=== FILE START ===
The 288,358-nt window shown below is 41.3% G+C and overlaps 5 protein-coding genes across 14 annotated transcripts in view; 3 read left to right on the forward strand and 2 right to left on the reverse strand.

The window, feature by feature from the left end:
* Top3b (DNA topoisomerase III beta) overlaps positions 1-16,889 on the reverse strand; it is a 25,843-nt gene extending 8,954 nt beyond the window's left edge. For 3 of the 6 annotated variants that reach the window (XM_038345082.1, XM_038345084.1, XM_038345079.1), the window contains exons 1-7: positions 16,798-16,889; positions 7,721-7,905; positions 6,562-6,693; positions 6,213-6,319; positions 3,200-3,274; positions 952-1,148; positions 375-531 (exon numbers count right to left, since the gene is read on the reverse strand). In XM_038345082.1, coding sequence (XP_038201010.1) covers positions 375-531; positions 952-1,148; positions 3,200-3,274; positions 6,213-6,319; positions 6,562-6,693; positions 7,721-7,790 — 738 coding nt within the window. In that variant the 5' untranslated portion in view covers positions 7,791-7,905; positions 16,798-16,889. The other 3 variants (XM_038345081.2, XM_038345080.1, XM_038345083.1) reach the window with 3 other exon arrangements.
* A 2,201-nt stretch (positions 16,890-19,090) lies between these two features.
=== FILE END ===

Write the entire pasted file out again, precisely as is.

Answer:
The 288,358-nt window shown below is 41.3% G+C and overlaps 5 protein-coding genes across 14 annotated transcripts in view; 3 read left to right on the forward strand and 2 right to left on the reverse strand.

The window, feature by feature from the left end:
* Top3b (DNA topoisomerase III beta) overlaps positions 1-16,889 on the reverse strand; it is a 25,843-nt gene extending 8,954 nt beyond the window's left edge. For 3 of the 6 annotated variants that reach the window (XM_038345082.1, XM_038345084.1, XM_038345079.1), the window contains exons 1-7: positions 16,798-16,889; positions 7,721-7,905; positions 6,562-6,693; positions 6,213-6,319; positions 3,200-3,274; positions 952-1,148; positions 375-531 (exon numbers count right to left, since the gene is read on the reverse strand). In XM_038345082.1, coding sequence (XP_038201010.1) covers positions 375-531; positions 952-1,148; positions 3,200-3,274; positions 6,213-6,319; positions 6,562-6,693; positions 7,721-7,790 — 738 coding nt within the window. In that variant the 5' untranslated portion in view covers positions 7,791-7,905; positions 16,798-16,889. The other 3 variants (XM_038345081.2, XM_038345080.1, XM_038345083.1) reach the window with 3 other exon arrangements.
* A 2,201-nt stretch (positions 16,890-19,090) lies between these two features.